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Evansville, Indiana
November 26, 1993     The Message
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November 26, 1993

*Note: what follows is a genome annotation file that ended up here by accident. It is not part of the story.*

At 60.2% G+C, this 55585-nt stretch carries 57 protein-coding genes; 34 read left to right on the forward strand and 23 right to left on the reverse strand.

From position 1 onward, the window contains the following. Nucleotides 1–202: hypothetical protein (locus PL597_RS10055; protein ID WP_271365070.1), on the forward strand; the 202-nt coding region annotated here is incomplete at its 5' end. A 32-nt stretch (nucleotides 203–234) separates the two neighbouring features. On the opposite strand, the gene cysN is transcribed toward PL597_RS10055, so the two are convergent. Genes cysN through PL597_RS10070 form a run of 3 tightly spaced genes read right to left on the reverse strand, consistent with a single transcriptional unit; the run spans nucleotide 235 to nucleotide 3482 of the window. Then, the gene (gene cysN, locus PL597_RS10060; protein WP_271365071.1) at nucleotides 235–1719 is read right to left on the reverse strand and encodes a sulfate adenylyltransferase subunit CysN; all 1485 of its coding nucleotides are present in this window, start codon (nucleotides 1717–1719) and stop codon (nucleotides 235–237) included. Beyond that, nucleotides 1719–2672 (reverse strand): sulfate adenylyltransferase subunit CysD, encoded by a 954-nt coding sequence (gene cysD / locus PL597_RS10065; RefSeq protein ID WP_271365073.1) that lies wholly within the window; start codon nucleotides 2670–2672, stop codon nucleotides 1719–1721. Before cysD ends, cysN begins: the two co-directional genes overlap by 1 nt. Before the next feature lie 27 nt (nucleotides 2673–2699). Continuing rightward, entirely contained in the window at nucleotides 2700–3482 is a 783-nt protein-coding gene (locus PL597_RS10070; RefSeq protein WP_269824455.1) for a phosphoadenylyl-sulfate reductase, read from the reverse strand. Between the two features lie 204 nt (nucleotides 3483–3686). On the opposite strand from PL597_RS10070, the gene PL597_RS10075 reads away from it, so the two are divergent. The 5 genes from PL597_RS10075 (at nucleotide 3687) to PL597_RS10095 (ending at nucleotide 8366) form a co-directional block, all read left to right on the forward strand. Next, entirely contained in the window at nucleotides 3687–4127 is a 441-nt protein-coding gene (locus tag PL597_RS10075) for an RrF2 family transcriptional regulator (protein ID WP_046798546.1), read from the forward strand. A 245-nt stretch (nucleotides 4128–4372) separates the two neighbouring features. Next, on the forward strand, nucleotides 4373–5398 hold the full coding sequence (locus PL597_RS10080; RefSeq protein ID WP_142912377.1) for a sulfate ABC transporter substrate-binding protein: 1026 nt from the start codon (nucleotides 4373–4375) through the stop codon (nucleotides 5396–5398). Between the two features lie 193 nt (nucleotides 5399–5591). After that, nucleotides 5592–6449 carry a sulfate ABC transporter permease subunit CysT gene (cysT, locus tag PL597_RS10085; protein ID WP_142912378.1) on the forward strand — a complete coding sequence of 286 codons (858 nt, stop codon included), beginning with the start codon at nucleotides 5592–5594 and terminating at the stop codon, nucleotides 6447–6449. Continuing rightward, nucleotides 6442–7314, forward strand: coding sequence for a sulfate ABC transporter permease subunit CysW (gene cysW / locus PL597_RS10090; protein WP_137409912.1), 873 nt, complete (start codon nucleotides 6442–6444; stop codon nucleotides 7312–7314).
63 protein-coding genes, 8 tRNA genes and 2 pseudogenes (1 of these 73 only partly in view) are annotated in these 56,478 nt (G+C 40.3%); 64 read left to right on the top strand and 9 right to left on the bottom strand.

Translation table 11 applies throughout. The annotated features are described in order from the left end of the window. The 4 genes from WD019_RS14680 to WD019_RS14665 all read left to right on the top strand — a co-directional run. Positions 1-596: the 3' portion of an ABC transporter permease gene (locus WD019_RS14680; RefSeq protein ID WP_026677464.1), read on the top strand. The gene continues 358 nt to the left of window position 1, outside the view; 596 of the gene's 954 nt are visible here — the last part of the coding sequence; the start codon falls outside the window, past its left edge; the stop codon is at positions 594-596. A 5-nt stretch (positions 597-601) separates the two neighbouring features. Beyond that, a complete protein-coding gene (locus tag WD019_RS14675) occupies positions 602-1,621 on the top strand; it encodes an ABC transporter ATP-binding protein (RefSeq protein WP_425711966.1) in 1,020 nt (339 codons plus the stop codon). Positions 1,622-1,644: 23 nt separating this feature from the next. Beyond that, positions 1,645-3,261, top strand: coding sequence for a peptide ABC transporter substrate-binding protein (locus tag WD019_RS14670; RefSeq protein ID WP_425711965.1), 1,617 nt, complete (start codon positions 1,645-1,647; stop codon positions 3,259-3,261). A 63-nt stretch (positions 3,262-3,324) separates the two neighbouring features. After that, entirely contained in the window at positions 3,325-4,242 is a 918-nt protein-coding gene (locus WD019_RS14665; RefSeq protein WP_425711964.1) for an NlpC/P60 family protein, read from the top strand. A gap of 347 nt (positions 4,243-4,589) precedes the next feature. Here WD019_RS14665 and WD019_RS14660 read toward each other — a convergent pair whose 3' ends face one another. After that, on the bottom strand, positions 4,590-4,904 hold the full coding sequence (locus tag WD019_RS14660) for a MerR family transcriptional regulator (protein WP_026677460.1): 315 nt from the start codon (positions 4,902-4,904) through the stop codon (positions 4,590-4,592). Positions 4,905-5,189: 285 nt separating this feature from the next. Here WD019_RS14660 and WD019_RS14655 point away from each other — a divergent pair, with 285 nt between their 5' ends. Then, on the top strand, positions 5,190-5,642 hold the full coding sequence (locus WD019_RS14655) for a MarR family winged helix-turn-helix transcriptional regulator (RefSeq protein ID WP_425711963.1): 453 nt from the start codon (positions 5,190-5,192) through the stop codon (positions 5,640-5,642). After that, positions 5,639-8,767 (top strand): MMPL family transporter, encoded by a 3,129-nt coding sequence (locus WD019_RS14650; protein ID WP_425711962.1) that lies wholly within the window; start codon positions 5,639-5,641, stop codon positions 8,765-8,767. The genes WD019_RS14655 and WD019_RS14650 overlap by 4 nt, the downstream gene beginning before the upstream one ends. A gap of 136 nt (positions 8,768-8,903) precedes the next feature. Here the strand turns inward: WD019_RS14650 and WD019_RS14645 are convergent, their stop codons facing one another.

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1993 The Message --for Catholics of Southwestern Indiana St. Vincent Day Care celebrates 75 years Message staff writer 1961, Frances Taylor ,'to Sti Vincent's Day Care , as a tempo- kNN HUGHES rary worker. She had been asked to help out for two weeks, but she stayed 15 years. Last week, as St. Vincent's celebrated 75 years, Frances r Served as president of the Ladies of Char- Years. She also worked at St. Vincent Day 15 Years. Message photo by Mary Ann Hughes took time to look back on her work with the day care center, both as an employee and as president of the Ladies of Charity. It was work she loved filled with memories she cher- ishes. Her ties to the day care cen- ter go back to the 1920s when her mother Margaret was an active member of the Ladies of Charity. Frances remembers her mother setting up folding card tables in their living room and dining room on Sunday af- ternoons; then their house would fill with bingo players. "All the money went to keep the day care open." One of her mother's "favorite" things" was the Ladies of Charity and when she was old enough, Frances became active too. So active, in fact, that she served as its president for over 30 years. Her employment at the day care center began when one of the teachers became ill. She was asked to work with the after-school group for two weeks. "I said, 'yes, but I don't know anything about chil- dren.'" When the two-week job turned into a month, Frances approached her superior and asked, "What are you doing about my replacement?" The answer was, "Nothing. You are doing a wonderful job." She began to help out in the office, doing bookkeeping and becoming a "Gal Friday. Ask me something I didn't do. I did anything that came along," Tuesdays were spent starch- ing the habits for the Daugh- ters of Charity who worked at the day care. She also served as the substitute teacher whenever any of the regular teachers became ill, and she helped out as a cook and chauf- feur when she was needed. "One week, I made five trips to St. Louis, on the old road not the new one, to pick up Sis- ters for Sister Mercedes ju- bilee. I made one trip'each day." When the Sisters of Charity modified their habits, Frances was recruited as seamstress. "Only six of us could make an old habit into a new one." She also taught the children at the day care to sew, starting with doll clothes and eventually helping some of the girls to make their own dresses. One year, a bolt of material arrived from Chicago and Frances began sewing aprons while one of the Sisters can- vased the neighborhood selling them for $2. "We didn't have much money, but we sure had good times." She says one of her favorite memories began when she walked into the kitchen and heard the cook say she was out of corn meal. "I asked her, 'Did you pray,' and she said, 'No, I'm leaving that up to you.' "Just then the door bell rang and I found a man from Wes- selman's Cafeteria standing there holding a 25-pound sack of yellow corn meal that he had ordered by mistake. "I told him, "You are an an- swer to our prayers.' When I took that in to Sister, she al- most fainted." Frances said she enjoyed her work at the day care "because every day there was something different and every day I knew there was going to be some- thing that would make me laugh." 3 Last Tuesday, Frances joined staff members and the children for a 75-year birthday celebra- tion; the day care center opened in 1918 during World War I. The center, originally St. Vincent's Day Nursery, was es- tablished by the Ladies of Charity. During those early years, the organization had over 600 members, represent- ing all of the Catholic parishes in Evansville. The first home for the nurs- ery was at 121 Upper Seventh Street; the building was fur- nished by a donation from John Fendrich and his sister Laura McCarthy. In 1919, Daughter of Charity Sister Lucia began work at the nursery; which was moved to 517 Bond Street. A lawn festi- val, held by the Ladies of Char- ity, raised $2452.09, which was used to furnish the building vith "modem improvements." Seventy-nine children were enrolled by 1921 and the cost per child was fifteen cents a day. In 1930, the William Hell- man property at 611 First Av- enue was purchased by John Fendrich and Laura McCarthy as a Christmas present to the Daughters of Charity. The total budget for the nursery in 1939 was $9,800; by 1970, the budget had jumped to $59,714. The 1993 budget is $943,344 and today, 244 chil- dren are enrolled at the center with a staff of 50. In 1969, the center became the responsibility of the East Central Province of the Daugh- ters of Charity. In 1976, a new facility behind the Heilman home was built for the day care center. In 1990, St. Vin- cent's began a new program for students at Indiana Vocational Technical College; children ages one through 10 are cared for while their parents are at- tending class. During 1992, a total of 291 children were served at Ivy Tech. Vincent Day Care Center enjoy a parade celebrating the center's 75th Message photo by Mary Ann Hughes With children at St. Vincent's Day Care during the early 1940s. A Sister of Charity in Evansville during the 1960s.